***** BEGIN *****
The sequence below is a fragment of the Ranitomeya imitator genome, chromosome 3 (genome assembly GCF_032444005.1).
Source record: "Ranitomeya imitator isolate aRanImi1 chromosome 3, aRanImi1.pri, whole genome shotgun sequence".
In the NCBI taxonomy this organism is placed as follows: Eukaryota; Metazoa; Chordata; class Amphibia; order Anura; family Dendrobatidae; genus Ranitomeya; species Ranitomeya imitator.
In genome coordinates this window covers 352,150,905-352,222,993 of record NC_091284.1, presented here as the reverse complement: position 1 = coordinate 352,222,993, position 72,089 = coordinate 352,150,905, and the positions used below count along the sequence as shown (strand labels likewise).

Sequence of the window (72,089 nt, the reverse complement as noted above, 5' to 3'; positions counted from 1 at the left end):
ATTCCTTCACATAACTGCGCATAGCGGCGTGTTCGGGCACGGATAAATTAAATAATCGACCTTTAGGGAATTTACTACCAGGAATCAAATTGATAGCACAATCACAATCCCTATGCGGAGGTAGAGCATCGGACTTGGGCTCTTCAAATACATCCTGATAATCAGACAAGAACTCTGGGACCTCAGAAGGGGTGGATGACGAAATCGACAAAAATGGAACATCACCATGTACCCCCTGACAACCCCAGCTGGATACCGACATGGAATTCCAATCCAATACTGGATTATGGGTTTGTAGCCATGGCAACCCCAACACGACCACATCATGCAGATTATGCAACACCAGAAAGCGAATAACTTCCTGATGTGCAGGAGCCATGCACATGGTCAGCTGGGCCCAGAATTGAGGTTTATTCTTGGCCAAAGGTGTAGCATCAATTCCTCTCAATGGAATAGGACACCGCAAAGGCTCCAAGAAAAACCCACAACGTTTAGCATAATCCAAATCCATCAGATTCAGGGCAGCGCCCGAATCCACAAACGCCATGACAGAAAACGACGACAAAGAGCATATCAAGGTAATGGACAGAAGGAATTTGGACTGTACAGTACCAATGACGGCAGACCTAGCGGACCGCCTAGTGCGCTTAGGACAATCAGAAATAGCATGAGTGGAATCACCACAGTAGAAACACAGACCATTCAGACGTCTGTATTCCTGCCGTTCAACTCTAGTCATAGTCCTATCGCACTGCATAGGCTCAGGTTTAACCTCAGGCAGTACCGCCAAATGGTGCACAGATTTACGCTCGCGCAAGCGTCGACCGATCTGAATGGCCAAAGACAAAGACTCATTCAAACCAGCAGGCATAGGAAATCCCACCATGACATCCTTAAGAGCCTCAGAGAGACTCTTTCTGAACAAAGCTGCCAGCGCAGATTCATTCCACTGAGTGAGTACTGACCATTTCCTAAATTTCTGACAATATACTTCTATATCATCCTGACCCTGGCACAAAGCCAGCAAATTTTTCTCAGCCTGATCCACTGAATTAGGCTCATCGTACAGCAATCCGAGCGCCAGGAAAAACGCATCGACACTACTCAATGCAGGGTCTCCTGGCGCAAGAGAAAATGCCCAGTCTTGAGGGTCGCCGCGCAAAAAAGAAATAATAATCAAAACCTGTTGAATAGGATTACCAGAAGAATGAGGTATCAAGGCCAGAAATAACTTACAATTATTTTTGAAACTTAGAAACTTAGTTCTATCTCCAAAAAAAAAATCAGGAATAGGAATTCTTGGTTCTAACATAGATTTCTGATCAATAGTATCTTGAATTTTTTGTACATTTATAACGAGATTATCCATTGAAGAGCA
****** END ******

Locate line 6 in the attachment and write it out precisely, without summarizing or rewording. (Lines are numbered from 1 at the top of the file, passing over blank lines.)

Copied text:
ATTCCTTCACATAACTGCGCATAGCGGCGTGTTCGGGCACGGATAAATTAAATAATCGACCTTTAGGGAATTTACTACCAGGAATCAAATTGATAGCACAATCACAATCCCTATGCGGAGGTAGAGCATCGGACTTGGGCTCTTCAAATACATCCTGATAATCAGACAAGAACTCTGGGACCTCAGAAGGGGTGGATGACGAAATCGACAAAAATGGAACATCACCATGTACCCCCTGACAACCCCAGCTGGATACCGACATGGAATTCCAATCCAATACTGGATTATGGGTTTGTAGCCATGGCAACCCCAACACGACCACATCATGCAGATTATGCAACACCAGAAAGCGAATAACTTCCTGATGTGCAGGAGCCATGCACATGGTCAGCTGGGCCCAGAATTGAGGTTTATTCTTGGCCAAAGGTGTAGCATCAATTCCTCTCAATGGAATAGGACACCGCAAAGGCTCCAAGAAAAACCCACAACGTTTAGCATAATCCAAATCCATCAGATTCAGGGCAGCGCCCGAATCCACAAACGCCATGACAGAAAACGACGACAAAGAGCATATCAAGGTAATGGACAGAAGGAATTTGGACTGTACAGTACCAATGACGGCAGACCTAGCGGACCGCCTAGTGCGCTTAGGACAATCAGAAATAGCATGAGTGGAATCACCACAGTAGAAACACAGACCATTCAGACGTCTGTATTCCTGCCGTTCAACTCTAGTCATAGTCCTATCGCACTGCATAGGCTCAGGTTTAACCTCAGGCAGTACCGCCAAATGGTGCACAGATTTACGCTCGCGCAAGCGTCGACCGATCTGAATGGCCAAAGACAAAGACTCATTCAAACCAGCAGGCATAGGAAATCCCACCATGACATCCTTAAGAGCCTCAGAGAGACTCTTTCTGAACAAAGCTGCCAGCGCAGATTCATTCCACTGAGTGAGTACTGACCATTTCCTAAATTTCTGACAATATACTTCTATATCATCCTGACCCTGGCACAAAGCCAGCAAATTTTTCTCAGCCTGATCCACTGAATTAGGCTCATCGTACAGCAATCCGAGCGCCAGGAAAAACGCATCGACACTACTCAATGCAGGGTCTCCTGGCGCAAGAGAAAATGCCCAGTCTTGAGGGTCGCCGCGCAAAAAAGAAATAATAATCAAAACCTGTTGAATAGGATTACCAGAAGAATGAGGTATCAAGGCCAGAAATAACTTACAATTATTTTTGAAACTTAGAAACTTAGTTCTATCTCCAAAAAAAAAATCAGGAATAGGAATTCTTGGTTCTAACATAGATTTCTGATCAATAGTATCTTGAATTTTTTGTACATTTATAACGAGATTATCCATTGAAGAGCA